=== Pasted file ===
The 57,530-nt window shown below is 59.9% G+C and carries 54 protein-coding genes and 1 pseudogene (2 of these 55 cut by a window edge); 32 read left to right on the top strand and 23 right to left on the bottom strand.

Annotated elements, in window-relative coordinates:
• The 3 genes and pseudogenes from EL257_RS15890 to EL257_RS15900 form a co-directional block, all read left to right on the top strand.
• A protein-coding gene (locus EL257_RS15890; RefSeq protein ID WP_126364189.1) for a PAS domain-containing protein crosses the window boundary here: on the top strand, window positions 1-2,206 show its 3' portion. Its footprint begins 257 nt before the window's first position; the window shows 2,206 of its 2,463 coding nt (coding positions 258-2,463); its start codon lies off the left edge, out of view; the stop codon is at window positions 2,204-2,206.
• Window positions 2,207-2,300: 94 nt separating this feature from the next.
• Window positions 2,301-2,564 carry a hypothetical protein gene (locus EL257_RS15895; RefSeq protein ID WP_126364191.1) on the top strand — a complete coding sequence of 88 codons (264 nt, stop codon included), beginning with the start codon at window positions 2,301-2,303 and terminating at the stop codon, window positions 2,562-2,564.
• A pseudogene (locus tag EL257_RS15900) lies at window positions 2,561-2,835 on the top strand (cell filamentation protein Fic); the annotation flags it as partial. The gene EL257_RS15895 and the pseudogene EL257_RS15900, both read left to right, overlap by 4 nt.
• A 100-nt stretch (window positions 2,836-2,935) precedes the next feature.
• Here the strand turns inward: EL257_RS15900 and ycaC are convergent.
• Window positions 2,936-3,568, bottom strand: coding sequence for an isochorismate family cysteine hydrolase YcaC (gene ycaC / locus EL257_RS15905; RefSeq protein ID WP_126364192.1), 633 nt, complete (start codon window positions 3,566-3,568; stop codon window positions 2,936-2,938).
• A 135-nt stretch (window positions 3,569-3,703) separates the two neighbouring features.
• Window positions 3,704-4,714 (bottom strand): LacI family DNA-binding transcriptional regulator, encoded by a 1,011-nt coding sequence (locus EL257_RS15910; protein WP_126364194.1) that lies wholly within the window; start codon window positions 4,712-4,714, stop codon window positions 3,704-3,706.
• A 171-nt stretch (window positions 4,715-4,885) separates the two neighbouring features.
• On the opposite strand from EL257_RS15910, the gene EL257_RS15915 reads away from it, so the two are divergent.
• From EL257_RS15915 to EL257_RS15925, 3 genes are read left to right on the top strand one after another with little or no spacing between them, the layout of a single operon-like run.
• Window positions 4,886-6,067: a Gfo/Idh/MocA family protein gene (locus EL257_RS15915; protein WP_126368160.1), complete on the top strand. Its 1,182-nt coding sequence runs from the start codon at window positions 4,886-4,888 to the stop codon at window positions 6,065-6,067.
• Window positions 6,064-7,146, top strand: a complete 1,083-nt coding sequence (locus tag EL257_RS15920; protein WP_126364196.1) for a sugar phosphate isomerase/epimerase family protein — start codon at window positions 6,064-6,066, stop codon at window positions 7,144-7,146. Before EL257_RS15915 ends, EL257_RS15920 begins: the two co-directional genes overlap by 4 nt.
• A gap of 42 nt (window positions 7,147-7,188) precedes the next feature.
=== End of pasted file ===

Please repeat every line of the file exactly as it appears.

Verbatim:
The 57,530-nt window shown below is 59.9% G+C and carries 54 protein-coding genes and 1 pseudogene (2 of these 55 cut by a window edge); 32 read left to right on the top strand and 23 right to left on the bottom strand.

Annotated elements, in window-relative coordinates:
• The 3 genes and pseudogenes from EL257_RS15890 to EL257_RS15900 form a co-directional block, all read left to right on the top strand.
• A protein-coding gene (locus EL257_RS15890; RefSeq protein ID WP_126364189.1) for a PAS domain-containing protein crosses the window boundary here: on the top strand, window positions 1-2,206 show its 3' portion. Its footprint begins 257 nt before the window's first position; the window shows 2,206 of its 2,463 coding nt (coding positions 258-2,463); its start codon lies off the left edge, out of view; the stop codon is at window positions 2,204-2,206.
• Window positions 2,207-2,300: 94 nt separating this feature from the next.
• Window positions 2,301-2,564 carry a hypothetical protein gene (locus EL257_RS15895; RefSeq protein ID WP_126364191.1) on the top strand — a complete coding sequence of 88 codons (264 nt, stop codon included), beginning with the start codon at window positions 2,301-2,303 and terminating at the stop codon, window positions 2,562-2,564.
• A pseudogene (locus tag EL257_RS15900) lies at window positions 2,561-2,835 on the top strand (cell filamentation protein Fic); the annotation flags it as partial. The gene EL257_RS15895 and the pseudogene EL257_RS15900, both read left to right, overlap by 4 nt.
• A 100-nt stretch (window positions 2,836-2,935) precedes the next feature.
• Here the strand turns inward: EL257_RS15900 and ycaC are convergent.
• Window positions 2,936-3,568, bottom strand: coding sequence for an isochorismate family cysteine hydrolase YcaC (gene ycaC / locus EL257_RS15905; RefSeq protein ID WP_126364192.1), 633 nt, complete (start codon window positions 3,566-3,568; stop codon window positions 2,936-2,938).
• A 135-nt stretch (window positions 3,569-3,703) separates the two neighbouring features.
• Window positions 3,704-4,714 (bottom strand): LacI family DNA-binding transcriptional regulator, encoded by a 1,011-nt coding sequence (locus EL257_RS15910; protein WP_126364194.1) that lies wholly within the window; start codon window positions 4,712-4,714, stop codon window positions 3,704-3,706.
• A 171-nt stretch (window positions 4,715-4,885) separates the two neighbouring features.
• On the opposite strand from EL257_RS15910, the gene EL257_RS15915 reads away from it, so the two are divergent.
• From EL257_RS15915 to EL257_RS15925, 3 genes are read left to right on the top strand one after another with little or no spacing between them, the layout of a single operon-like run.
• Window positions 4,886-6,067: a Gfo/Idh/MocA family protein gene (locus EL257_RS15915; protein WP_126368160.1), complete on the top strand. Its 1,182-nt coding sequence runs from the start codon at window positions 4,886-4,888 to the stop codon at window positions 6,065-6,067.
• Window positions 6,064-7,146, top strand: a complete 1,083-nt coding sequence (locus tag EL257_RS15920; protein WP_126364196.1) for a sugar phosphate isomerase/epimerase family protein — start codon at window positions 6,064-6,066, stop codon at window positions 7,144-7,146. Before EL257_RS15915 ends, EL257_RS15920 begins: the two co-directional genes overlap by 4 nt.
• A gap of 42 nt (window positions 7,147-7,188) precedes the next feature.